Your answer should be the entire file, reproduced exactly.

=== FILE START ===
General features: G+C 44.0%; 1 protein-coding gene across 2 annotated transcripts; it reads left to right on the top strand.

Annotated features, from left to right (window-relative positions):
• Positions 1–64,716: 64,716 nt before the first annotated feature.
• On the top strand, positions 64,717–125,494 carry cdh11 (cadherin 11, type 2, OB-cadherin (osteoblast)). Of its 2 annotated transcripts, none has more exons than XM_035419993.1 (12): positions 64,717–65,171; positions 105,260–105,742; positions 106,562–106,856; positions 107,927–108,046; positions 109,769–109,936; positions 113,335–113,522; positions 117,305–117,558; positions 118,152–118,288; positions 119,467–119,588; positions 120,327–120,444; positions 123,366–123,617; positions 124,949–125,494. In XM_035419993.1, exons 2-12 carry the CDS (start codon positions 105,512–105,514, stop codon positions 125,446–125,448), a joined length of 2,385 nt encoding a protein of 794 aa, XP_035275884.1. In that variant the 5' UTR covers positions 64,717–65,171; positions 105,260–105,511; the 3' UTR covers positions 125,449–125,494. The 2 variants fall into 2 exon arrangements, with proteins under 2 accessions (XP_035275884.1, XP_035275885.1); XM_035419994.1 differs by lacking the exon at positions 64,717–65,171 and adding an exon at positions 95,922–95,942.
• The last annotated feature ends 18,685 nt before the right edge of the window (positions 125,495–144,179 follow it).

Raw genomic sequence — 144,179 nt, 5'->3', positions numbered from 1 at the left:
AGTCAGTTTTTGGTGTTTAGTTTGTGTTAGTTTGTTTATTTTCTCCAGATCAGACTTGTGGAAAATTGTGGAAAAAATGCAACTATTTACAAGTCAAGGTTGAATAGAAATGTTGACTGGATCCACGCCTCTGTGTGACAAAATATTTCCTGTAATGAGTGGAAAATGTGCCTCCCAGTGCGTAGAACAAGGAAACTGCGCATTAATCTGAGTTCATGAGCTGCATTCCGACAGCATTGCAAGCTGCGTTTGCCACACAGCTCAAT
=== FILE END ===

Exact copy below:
General features: G+C 44.0%; 1 protein-coding gene across 2 annotated transcripts; it reads left to right on the top strand.

Annotated features, from left to right (window-relative positions):
• Positions 1–64,716: 64,716 nt before the first annotated feature.
• On the top strand, positions 64,717–125,494 carry cdh11 (cadherin 11, type 2, OB-cadherin (osteoblast)). Of its 2 annotated transcripts, none has more exons than XM_035419993.1 (12): positions 64,717–65,171; positions 105,260–105,742; positions 106,562–106,856; positions 107,927–108,046; positions 109,769–109,936; positions 113,335–113,522; positions 117,305–117,558; positions 118,152–118,288; positions 119,467–119,588; positions 120,327–120,444; positions 123,366–123,617; positions 124,949–125,494. In XM_035419993.1, exons 2-12 carry the CDS (start codon positions 105,512–105,514, stop codon positions 125,446–125,448), a joined length of 2,385 nt encoding a protein of 794 aa, XP_035275884.1. In that variant the 5' UTR covers positions 64,717–65,171; positions 105,260–105,511; the 3' UTR covers positions 125,449–125,494. The 2 variants fall into 2 exon arrangements, with proteins under 2 accessions (XP_035275884.1, XP_035275885.1); XM_035419994.1 differs by lacking the exon at positions 64,717–65,171 and adding an exon at positions 95,922–95,942.
• The last annotated feature ends 18,685 nt before the right edge of the window (positions 125,495–144,179 follow it).

Raw genomic sequence — 144,179 nt, 5'->3', positions numbered from 1 at the left:
AGTCAGTTTTTGGTGTTTAGTTTGTGTTAGTTTGTTTATTTTCTCCAGATCAGACTTGTGGAAAATTGTGGAAAAAATGCAACTATTTACAAGTCAAGGTTGAATAGAAATGTTGACTGGATCCACGCCTCTGTGTGACAAAATATTTCCTGTAATGAGTGGAAAATGTGCCTCCCAGTGCGTAGAACAAGGAAACTGCGCATTAATCTGAGTTCATGAGCTGCATTCCGACAGCATTGCAAGCTGCGTTTGCCACACAGCTCAAT